Turning point

But Andrew Behar, CEO of As You Sow, said that he believed the campaign against Exxon’s leadership still marked a turning point. “Exxon’s attack on its own shareholders has catalysed and unified investors to an extent not seen since the Engine No.1 board vote in 2021,” he said.

“Exxon brought this upon themselves by circumventing the SEC process and being unwilling to respond to its shareholder request for the most basic material disclosures. The board reports to us – that is how capitalism works. Today we saw shareholder democracy in action and our hope is that this is just the beginning of shareholders standing shoulder-to-shoulder,” Behar added.

Lindsey Stewart, director of Investment Stewardship Research at Morningstar, said that Exxon’s strong stance should come as no surprise: “Exxon is a company that has a decades-long history of taking pretty strong action to defend itself against what it sees as opposition to the oil and gas business,” he warned. He also acknowledged that investors may need to reconsider their stewardship strategies. “Now might be a good time to start asking, what is the value in having this large volume of pro and anti-ESG shareholder resolutions put forward by organisations which are not necessarily fiduciaries and certainly not ones that boards can see eye to eye with,” he challenged.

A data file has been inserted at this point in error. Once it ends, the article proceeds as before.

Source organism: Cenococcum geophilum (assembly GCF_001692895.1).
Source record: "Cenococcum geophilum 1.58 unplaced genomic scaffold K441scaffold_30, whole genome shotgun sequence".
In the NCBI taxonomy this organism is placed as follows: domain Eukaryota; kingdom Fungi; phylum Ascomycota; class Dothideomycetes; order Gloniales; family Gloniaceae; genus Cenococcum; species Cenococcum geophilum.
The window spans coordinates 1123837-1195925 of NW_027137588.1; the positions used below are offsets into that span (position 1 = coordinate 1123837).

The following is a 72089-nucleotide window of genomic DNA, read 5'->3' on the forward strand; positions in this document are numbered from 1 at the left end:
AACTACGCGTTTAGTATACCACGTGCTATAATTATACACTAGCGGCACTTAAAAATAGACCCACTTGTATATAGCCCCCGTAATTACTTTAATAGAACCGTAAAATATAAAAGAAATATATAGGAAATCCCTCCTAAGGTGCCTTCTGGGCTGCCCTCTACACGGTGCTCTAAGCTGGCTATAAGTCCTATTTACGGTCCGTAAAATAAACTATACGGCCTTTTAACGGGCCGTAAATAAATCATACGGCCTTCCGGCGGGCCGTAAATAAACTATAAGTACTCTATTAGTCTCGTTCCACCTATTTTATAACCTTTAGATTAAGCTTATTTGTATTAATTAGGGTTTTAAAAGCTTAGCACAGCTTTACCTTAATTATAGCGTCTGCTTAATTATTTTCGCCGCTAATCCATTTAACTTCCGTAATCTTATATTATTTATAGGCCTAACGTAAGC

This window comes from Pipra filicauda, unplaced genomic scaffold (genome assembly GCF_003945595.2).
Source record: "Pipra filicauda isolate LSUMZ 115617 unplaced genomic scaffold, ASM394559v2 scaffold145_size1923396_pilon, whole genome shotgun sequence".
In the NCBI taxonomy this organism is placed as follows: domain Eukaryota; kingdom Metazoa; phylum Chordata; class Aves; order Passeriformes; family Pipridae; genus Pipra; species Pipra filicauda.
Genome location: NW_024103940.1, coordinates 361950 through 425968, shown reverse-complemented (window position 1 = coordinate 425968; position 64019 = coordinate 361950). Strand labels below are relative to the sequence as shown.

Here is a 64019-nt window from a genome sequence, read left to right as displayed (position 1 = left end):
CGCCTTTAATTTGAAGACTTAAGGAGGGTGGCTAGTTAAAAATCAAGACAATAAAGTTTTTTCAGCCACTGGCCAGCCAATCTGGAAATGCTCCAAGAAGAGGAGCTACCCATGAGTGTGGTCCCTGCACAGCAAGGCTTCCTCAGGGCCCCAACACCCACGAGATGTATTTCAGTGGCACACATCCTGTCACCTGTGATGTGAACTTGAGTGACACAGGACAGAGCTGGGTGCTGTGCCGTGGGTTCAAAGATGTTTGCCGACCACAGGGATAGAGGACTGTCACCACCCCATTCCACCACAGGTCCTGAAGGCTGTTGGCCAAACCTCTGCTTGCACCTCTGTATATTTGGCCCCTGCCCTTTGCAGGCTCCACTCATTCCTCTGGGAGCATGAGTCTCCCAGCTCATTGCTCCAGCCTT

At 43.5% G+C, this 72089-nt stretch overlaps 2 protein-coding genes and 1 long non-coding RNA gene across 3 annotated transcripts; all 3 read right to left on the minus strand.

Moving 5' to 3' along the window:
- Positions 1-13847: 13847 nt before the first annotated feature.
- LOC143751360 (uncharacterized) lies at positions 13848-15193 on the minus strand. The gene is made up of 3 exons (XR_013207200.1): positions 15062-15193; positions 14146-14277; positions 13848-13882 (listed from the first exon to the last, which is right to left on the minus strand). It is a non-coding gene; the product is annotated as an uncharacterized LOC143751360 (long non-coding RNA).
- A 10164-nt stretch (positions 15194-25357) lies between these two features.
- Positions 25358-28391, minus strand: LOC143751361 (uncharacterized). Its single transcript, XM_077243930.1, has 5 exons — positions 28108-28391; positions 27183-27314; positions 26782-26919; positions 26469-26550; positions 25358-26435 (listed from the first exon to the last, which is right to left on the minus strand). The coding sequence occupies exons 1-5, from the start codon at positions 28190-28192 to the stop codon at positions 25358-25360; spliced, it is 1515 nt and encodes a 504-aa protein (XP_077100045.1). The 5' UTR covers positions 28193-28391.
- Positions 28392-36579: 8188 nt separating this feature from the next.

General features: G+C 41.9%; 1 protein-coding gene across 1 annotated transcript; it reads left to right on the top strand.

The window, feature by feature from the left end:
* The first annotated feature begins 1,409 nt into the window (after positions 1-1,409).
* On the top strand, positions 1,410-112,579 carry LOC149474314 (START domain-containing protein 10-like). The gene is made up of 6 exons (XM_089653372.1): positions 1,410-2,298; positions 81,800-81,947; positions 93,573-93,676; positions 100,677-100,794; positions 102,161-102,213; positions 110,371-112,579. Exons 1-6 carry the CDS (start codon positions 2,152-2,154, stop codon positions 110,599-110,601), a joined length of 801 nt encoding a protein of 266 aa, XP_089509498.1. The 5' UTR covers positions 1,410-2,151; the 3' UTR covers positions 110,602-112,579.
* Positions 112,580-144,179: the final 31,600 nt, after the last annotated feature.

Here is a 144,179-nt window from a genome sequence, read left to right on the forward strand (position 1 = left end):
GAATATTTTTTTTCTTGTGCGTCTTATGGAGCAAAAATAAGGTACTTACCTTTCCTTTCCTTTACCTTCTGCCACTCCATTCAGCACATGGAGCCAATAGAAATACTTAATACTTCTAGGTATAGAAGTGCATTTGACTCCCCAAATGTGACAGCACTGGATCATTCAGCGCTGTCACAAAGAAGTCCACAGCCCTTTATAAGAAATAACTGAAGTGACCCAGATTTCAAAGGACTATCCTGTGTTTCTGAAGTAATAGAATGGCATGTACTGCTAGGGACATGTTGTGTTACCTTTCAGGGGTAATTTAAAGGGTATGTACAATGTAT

He suggested that investment fiduciaries such as pension funds should take more initiative in putting forward the resolutions, rather than leaving smaller campaign groups such as Follow This exposed to potential legal threats.

More on this:

Asset owners turn to SEC ahead of Exxon AGM

"CalPERS will not be silenced" pension fund CEO warns Exxon Mobil

Wepath's Schoeppner: why we are calling for a vote against Exxon's board

Content Tags: Engagement  Activism  Stewardship  Energy  US